The concept of self-efficacy was pioneered by Albert Bandura (1925–) who characterized self-efficacy as the extent to which individuals believe they can organize and execute actions necessary to bring about a desired outcome. Self-efficacy is fundamentally concerned with the execution of control rather than the outcome action produces.
In 1984, Patricia Ashton (1946–) published a groundbreaking study that fundamentally expanded the concept of efficacy to include the extent to which teachers feel confident they are capable of bringing about learning outcomes. Ashton identified two dimensions of teaching efficacy: general, the extent to which a teacher believes her students can learn material; and personal, the extent to which a teacher believes her students can learn under her instruction. Ashton argued that teachers' beliefs
about their ability to bring about outcomes in their classrooms, and their confidence in teaching in general, play a central role in their abilities to effectively serve their students. Since then, studies of teaching efficacy and its inclusion in studies of teacher effectiveness have grown exponentially.
Subsequent understandings of teaching efficacy have refined Ashton's understanding of personal efficacy. In a seminal review of teacher efficacy, Megan Tschannen-Moran (1956–) and Anita Woolfolk Hoy (1947–) operationalized teachers' sense of control over student outcomes in the Teachers' Sense of Efficacy Scale (TSES) (Tshannen-Moran & Woolfolk Hoy 2001). Rather than thinking about efficacy as a proxy for a global sense of confidence, they defined teacher efficacy as teachers' perceptions of their resources and strategies for bringing about student behavioral and instructional outcomes. Rather than ask, “How much can you help your students think critically?” the TSES asks, “How much can you do to help your students think critically?” This minor change in wording illustrates a critical issue in teacher efficacy research: that teachers' sense of efficacy reflects the judgments they make about their capabilities given the emotional and instrumental resources they can gather in a specific context. Because teachers' judgments of their resources and strategies may vary across teaching contexts, Woolfolk Hoy argues that teachers' efficacy beliefs may not be uniform across all disciplines or even across all student populations. It is therefore important to account for context and discipline in order to accurately assess teacher efficacy.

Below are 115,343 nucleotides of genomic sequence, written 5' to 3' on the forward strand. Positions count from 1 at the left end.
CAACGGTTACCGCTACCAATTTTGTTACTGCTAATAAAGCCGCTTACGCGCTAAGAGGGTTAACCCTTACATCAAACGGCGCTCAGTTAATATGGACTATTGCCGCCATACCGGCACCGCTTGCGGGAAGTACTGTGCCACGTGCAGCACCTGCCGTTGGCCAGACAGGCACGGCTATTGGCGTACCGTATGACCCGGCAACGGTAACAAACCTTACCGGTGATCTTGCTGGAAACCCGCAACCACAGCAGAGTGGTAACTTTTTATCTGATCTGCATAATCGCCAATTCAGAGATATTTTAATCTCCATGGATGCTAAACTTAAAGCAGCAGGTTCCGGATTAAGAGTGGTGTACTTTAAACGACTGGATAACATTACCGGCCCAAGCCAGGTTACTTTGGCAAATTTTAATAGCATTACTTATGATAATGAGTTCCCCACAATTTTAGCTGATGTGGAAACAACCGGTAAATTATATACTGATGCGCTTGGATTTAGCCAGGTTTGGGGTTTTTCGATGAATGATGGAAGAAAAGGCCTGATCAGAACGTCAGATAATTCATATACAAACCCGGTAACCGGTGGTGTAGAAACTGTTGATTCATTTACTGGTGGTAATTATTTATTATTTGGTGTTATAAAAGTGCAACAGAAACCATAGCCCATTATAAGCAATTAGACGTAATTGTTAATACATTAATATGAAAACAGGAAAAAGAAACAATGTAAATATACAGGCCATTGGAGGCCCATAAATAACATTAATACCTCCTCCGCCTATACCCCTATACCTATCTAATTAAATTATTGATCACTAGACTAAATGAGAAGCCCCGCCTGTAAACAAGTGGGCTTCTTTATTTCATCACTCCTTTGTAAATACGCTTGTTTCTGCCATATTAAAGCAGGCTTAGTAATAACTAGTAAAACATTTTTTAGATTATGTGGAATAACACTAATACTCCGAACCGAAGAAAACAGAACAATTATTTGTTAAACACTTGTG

Tshcannen-Moran and colleagues (1998) developed a model of teacher efficacy identifying the ways in which efficacy judgments result as a function of the interaction between teachers' analysis of teaching task in context and their teachers' assessment of their personal teaching capabilities as they relate to the task (see Figure 1). In addition, Bandura also identified four specific sources of efficacy beliefs: mastery experiences, vicarious experiences, verbal persuasion, and arousal. Mastery experiences are direct encounters with success through engagement in a behavior that brings about a desired outcome. For example, student-teachers who facilitate laboratory experiments in which students demonstrate conceptual understanding may believe their actions led to student learning. These judgments are likely to increase their efficacy for conducting lab experiments in the future. This may be why some studies have found a connection between teacher education course-work and pre-service teacher efficacy. If student-teachers watch experienced teachers successfully facilitate laboratory experiments, they might also develop a sense of efficacy because they saw how to implement the actions necessary to bring about students' success. This would be an example of a vicarious, or observed experience leading to higher efficacy.
When student-teachers do not have opportunities to observe, their mentor teachers might remind them of the teaching skills they have developed and provide them with specific suggestions. This would be an example of verbal persuasion, which appeals to the teacher's ability to bring about success. Finally, arousal is a physiological state involving the release of hormones that signal an individual to prepare for action. Arousal can be interpreted as both pleasant and unpleasant. On the one hand, the body's natural release of hormones while teaching can help teachers feel alert or excited to take on the challenges of the lesson. On the other hand, heavy release of hormones (as in the case of extreme nervousness) can be paralyzing rather than helpful.
Calibrating and Re-Calibrating Teacher Efficacy. There is little consistency across the literature regarding the stability of teacher efficacy over time; some studies indicate efficacy may increase over time and others suggest it may decline. What is clear is that teachers' efficacy judgments tend to calibrate when they move into new contexts. For example, Woolfolk Hoy and Burke-Spero (2005) found teacher efficacy declined as they entered the field. One explanation for possible initial declines in efficacy may be that when new teachers enter the teaching force, they encounter a “reality shock” as they confront the complexity of the teaching task. Carol Weinstein (1988) suggests this may indicate a tempering, or calibration of overly optimistic efficacy beliefs, or what she termed “unrealistic optimism.” Those who continue to feel incompetent are likely to leave the field, while teachers who remain in the field appear to experience a rebound in their efficacy judgments.